For the first time, the legislator has implemented the E-privacy directive requirements on cookies.

Last week the German parliament adopted a law regulating data protection and privacy in telecommunications and telemedia. 

Until recently, German data protection was regulated by a series of laws - which led to legal uncertainty as a result of its contradictory provisions. The Data Protection Act (TTDSG), passed on 20 May, aims to resolve this by unifying the country’s rules and aligning them with the EU’s General Data Protection Regulation (GDPR).

Social Democrat (SPD) MP Falko Mohrs told EURACTIV Germany: 

“Until now, questions about data protection and privacy were split between these two laws. These different data protection rules will now be merged into a single law so that the legal situation is clearer and more consistent.”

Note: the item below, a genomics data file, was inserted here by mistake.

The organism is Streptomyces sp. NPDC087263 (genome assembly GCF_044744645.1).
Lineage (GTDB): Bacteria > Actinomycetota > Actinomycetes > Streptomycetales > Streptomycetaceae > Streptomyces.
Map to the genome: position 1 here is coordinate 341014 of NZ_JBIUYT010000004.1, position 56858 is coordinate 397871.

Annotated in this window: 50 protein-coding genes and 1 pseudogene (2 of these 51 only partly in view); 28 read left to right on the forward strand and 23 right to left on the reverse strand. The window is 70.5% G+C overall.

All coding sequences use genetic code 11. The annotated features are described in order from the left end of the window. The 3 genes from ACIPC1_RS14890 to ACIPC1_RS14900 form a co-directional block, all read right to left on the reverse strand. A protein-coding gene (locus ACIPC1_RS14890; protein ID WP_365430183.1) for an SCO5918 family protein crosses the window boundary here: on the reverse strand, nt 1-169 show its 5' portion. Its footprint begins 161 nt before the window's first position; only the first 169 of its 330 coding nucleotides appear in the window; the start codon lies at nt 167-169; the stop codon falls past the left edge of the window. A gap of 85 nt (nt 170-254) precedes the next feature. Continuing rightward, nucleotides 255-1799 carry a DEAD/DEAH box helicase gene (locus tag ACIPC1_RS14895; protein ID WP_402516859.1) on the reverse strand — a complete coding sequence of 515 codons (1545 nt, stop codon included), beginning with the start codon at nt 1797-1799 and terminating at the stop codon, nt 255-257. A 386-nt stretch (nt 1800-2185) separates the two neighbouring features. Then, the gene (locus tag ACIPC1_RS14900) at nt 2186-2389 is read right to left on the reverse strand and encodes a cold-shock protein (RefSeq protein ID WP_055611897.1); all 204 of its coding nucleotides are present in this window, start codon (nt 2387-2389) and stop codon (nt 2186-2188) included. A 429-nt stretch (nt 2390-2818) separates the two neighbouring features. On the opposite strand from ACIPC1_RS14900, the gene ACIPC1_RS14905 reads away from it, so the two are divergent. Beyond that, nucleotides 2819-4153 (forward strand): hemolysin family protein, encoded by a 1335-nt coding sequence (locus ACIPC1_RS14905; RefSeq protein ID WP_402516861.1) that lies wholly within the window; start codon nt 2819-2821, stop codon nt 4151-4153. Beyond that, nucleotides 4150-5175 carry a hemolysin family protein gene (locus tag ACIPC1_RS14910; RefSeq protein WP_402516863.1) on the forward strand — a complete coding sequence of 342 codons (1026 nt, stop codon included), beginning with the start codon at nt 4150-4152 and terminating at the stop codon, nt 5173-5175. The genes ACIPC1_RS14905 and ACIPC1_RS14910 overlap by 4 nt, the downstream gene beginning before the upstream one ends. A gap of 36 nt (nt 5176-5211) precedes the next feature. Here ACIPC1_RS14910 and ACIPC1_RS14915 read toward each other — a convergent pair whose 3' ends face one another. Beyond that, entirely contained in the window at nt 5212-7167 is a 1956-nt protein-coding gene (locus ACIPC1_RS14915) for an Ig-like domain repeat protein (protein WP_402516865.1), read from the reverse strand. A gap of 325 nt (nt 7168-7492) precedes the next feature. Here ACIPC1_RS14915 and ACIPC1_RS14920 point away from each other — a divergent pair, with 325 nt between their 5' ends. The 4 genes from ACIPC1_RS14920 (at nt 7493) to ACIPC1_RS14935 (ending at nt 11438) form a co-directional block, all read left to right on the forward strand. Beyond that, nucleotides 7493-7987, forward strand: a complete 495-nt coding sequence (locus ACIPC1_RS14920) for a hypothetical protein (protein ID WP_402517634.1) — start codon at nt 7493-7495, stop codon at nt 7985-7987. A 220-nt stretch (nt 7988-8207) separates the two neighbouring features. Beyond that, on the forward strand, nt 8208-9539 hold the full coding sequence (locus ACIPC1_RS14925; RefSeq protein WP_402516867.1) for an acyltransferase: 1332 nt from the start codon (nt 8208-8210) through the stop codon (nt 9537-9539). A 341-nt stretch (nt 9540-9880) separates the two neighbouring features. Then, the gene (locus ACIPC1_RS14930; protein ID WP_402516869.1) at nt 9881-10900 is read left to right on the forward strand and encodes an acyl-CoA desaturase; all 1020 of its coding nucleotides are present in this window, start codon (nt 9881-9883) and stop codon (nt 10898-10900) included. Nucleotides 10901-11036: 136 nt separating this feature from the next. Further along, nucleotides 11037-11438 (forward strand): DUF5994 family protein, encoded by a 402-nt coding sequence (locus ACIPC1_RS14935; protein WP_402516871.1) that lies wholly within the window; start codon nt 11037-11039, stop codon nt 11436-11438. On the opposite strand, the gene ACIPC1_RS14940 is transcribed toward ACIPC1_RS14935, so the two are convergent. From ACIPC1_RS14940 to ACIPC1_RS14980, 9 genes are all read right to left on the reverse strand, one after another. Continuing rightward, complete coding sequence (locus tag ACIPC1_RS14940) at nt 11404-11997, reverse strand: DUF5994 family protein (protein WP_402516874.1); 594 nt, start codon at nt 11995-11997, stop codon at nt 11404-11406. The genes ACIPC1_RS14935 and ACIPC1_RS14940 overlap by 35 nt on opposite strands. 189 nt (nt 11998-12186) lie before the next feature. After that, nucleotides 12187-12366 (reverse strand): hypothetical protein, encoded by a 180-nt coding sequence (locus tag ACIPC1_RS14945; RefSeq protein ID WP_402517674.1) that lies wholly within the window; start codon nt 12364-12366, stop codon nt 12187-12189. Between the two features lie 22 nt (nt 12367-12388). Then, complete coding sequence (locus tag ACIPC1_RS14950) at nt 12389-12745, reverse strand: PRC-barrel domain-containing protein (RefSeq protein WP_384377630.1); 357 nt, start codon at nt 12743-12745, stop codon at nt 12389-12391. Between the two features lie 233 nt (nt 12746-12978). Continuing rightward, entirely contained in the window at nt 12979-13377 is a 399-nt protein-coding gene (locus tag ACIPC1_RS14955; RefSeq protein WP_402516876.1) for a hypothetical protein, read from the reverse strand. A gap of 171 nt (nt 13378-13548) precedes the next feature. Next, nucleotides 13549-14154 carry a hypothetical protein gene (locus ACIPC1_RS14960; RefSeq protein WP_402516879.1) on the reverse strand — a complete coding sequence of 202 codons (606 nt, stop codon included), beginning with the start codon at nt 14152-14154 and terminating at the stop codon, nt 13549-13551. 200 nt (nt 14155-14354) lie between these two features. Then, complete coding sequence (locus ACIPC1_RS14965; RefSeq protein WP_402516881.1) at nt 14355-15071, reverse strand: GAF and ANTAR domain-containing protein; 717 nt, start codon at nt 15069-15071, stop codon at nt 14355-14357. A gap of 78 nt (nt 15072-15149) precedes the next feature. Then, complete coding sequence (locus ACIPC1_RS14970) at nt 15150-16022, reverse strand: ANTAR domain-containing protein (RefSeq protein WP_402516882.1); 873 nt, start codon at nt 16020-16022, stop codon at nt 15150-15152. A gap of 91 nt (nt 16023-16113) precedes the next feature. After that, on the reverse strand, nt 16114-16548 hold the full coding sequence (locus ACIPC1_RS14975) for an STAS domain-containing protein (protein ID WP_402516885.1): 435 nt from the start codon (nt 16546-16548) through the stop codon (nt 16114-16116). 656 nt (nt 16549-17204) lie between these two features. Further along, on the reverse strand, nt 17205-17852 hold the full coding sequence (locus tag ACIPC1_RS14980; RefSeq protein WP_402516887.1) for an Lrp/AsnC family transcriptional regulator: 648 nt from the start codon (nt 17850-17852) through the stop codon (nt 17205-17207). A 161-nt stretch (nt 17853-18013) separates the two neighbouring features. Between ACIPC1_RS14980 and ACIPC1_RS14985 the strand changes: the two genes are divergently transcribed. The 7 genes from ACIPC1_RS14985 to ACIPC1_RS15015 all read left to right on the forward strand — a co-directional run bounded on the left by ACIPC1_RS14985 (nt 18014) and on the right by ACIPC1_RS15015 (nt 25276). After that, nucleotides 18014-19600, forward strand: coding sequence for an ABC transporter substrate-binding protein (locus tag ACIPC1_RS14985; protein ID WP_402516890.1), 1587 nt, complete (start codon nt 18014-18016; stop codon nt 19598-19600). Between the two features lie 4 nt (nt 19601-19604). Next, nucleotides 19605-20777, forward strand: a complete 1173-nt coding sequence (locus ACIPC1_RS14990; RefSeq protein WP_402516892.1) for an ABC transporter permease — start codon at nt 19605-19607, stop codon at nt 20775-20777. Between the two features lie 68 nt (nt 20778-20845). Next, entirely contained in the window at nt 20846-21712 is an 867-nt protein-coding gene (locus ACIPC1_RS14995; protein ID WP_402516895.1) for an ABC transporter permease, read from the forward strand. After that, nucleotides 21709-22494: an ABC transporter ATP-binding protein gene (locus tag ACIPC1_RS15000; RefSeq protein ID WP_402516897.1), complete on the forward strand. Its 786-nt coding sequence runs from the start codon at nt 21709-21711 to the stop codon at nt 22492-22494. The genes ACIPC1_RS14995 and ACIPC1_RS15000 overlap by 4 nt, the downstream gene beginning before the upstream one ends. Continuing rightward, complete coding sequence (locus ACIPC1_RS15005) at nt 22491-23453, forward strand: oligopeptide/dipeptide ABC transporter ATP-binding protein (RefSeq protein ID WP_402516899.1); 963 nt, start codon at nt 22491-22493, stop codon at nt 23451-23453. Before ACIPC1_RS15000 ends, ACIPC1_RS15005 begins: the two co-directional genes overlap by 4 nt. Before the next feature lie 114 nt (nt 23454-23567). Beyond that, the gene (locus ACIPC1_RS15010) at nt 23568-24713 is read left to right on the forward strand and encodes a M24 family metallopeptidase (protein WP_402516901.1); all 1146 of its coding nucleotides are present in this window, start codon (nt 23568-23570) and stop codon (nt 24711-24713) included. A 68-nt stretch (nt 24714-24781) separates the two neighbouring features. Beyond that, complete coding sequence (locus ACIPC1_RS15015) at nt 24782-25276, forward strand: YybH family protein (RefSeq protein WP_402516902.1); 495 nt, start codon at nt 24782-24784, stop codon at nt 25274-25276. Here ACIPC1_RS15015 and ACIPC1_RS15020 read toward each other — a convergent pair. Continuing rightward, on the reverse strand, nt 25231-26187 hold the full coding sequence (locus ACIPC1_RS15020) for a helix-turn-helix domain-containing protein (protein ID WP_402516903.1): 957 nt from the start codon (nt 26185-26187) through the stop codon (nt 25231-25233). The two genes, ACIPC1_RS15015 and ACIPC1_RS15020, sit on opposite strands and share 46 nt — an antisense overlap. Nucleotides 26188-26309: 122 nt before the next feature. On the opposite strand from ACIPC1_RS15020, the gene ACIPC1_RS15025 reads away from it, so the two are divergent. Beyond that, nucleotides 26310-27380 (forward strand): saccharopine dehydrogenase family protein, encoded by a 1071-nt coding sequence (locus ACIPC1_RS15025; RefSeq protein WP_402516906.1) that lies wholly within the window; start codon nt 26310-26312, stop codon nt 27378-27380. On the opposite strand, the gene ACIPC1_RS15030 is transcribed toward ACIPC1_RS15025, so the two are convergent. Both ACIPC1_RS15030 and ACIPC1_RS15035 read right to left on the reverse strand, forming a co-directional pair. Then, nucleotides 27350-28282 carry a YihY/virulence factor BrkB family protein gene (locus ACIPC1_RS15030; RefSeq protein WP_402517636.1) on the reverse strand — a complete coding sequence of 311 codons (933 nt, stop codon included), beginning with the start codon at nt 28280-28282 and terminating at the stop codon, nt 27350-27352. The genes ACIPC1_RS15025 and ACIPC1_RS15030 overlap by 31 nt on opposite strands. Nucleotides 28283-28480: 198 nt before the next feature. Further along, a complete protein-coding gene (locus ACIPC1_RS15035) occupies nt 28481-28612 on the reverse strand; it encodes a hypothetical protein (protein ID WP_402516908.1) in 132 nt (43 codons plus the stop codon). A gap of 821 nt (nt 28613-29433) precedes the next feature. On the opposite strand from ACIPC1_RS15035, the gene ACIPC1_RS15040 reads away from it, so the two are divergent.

The new legislation implements the E-privacy directive’s requirements to have users agree to cookie settings, stating that failure to require internet users to explicitly consent to the use of cookies was incompatible with EU law. 

However, the new law has come under fire from critics, with some arguing that the new cookie regulation did not contribute to the handling of personal data. FDP MP Manuel Höferlin said it was “not a real system to manage personal information.”

Whilst other critics argued that the TTDSG undermined “the right to anonymity on the internet.”